long. Not everything he said was useful (this is Max after all), but I
learned to pay attention to the little fellow when stuck.
Chariots is Alt+Tab friendly and you cannot die.
Glitches: “Get lost, failure.” AI
The game was stable. Aside from the aforementioned problem getting Sam
to run each time I double clicked, I encountered no other glitches or
Summary: “So long. That’s how we say ‘good-bye’ in the future.”
Chariots of the Dogs may well be the best offering so far in
this successful series. I love the new characters (including past and
future versions of Sam and Max). The repartee, as always, is snappy and
entertaining. The voice acting is wonderful and the music is peppy and
This episode’s story is my favorite because we learn about the
characters’ backgrounds. The hint system is undeniably a hit with me. I
finished this one on my own, thanks to some timely words from Max. I even
liked the length -- long enough to become immersed in, but short enough to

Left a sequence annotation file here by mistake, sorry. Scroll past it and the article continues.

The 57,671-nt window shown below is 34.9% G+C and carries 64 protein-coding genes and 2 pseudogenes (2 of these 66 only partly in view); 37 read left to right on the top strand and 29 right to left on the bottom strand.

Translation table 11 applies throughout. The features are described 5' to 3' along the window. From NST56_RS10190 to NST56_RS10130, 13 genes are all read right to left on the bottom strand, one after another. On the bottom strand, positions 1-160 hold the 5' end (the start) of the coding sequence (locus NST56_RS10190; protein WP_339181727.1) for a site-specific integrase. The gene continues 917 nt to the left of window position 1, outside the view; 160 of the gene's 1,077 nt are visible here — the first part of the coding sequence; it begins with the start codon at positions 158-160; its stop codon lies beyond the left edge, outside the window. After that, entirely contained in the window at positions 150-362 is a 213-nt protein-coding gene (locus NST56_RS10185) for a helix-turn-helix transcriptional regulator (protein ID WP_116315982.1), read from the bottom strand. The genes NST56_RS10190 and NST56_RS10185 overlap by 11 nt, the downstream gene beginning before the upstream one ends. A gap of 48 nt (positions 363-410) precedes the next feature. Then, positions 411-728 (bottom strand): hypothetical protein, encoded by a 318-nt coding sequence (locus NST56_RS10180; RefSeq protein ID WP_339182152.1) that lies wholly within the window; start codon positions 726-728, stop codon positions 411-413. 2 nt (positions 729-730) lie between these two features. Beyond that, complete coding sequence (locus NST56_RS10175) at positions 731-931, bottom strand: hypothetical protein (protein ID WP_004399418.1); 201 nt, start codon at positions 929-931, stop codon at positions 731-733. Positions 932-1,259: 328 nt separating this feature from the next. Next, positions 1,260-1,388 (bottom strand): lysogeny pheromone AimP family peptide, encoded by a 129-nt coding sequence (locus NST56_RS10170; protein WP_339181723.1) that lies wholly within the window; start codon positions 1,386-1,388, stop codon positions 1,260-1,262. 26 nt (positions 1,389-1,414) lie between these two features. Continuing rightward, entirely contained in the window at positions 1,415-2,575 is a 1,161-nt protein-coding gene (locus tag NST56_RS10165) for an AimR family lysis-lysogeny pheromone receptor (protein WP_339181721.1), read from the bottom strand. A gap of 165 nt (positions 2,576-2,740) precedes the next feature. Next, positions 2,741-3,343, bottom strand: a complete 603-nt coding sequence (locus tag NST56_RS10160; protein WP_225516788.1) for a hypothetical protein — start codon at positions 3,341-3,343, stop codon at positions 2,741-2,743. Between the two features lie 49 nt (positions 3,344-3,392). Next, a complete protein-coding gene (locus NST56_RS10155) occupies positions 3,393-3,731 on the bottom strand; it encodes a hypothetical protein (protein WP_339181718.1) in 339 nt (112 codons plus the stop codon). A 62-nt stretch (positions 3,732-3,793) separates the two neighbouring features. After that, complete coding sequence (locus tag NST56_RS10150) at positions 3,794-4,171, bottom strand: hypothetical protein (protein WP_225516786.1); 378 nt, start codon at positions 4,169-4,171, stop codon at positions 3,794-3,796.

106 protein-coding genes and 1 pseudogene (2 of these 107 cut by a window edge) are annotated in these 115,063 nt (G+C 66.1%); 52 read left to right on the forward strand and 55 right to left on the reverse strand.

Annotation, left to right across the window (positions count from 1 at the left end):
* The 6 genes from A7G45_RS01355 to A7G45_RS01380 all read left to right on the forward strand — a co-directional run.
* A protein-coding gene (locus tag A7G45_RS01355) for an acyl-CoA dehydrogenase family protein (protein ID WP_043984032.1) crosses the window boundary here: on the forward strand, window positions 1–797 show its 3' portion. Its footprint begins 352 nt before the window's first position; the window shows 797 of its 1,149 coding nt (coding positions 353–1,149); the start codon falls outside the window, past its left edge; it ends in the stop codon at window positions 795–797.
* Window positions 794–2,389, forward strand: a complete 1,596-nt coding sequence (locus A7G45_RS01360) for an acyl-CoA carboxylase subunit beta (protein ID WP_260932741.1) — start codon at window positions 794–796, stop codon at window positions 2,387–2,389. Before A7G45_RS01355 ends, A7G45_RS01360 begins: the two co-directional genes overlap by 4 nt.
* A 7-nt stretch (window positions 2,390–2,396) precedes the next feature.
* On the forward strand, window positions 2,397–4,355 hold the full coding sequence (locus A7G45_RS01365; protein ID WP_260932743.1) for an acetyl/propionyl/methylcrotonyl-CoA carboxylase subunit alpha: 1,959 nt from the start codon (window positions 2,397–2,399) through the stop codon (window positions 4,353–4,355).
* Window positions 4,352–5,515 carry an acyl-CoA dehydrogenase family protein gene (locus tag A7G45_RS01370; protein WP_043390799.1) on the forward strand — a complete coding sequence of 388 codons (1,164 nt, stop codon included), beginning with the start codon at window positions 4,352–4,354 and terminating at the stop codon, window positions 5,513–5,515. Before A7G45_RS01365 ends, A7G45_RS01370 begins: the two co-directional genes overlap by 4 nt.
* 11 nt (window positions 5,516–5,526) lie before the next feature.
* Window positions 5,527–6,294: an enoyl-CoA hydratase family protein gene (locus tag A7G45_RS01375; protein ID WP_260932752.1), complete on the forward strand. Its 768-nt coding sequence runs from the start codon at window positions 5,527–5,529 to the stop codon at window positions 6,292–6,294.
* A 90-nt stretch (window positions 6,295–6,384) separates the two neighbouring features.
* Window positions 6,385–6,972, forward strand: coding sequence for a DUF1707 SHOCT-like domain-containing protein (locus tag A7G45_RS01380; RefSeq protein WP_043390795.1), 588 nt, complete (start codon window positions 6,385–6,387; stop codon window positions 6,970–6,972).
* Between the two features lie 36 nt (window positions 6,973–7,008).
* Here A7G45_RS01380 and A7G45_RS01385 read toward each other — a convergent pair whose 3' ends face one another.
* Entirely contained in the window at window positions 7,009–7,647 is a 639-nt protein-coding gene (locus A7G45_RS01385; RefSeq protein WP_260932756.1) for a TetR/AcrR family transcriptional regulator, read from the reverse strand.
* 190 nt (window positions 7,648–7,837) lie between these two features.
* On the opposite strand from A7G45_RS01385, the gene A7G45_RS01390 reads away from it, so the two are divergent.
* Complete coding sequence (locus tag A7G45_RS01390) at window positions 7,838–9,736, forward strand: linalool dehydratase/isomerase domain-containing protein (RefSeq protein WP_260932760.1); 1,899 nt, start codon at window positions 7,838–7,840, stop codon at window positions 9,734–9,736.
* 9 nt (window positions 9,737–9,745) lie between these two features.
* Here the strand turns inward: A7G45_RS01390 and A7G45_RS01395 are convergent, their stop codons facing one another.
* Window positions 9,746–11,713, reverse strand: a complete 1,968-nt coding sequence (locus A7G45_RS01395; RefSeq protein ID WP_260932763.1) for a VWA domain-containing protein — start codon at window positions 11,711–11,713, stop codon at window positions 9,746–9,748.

finish in a few gaming sessions. Of course, listing the developers’ pets
in the credits won a huge smile from me.
Give this one a try, folks! If you are a Sam & Max fan, you’ll not be
disappointed. If you are new to this flippant franchise, dive right in.
Easy, intuitive interface
Third person viewpoint
Point and click
Save at will
Can’t name saves (picture and
Adjustable hint system
Voice, sound effects, music
Great voice acting
Sound effects appropriate
Inventory and dialogue puzzles
appropriate to the tone of the game.
2 timed puzzles (both are easy
and the timing is generous)
No mazes, no color or sound
Humorous storyline twists and
turns, providing surprises
Dialogue witty, sarcastic,
No glitches experienced
Sam & Max 204: Chariots of the Dogs is available via download at
Telltale Games and on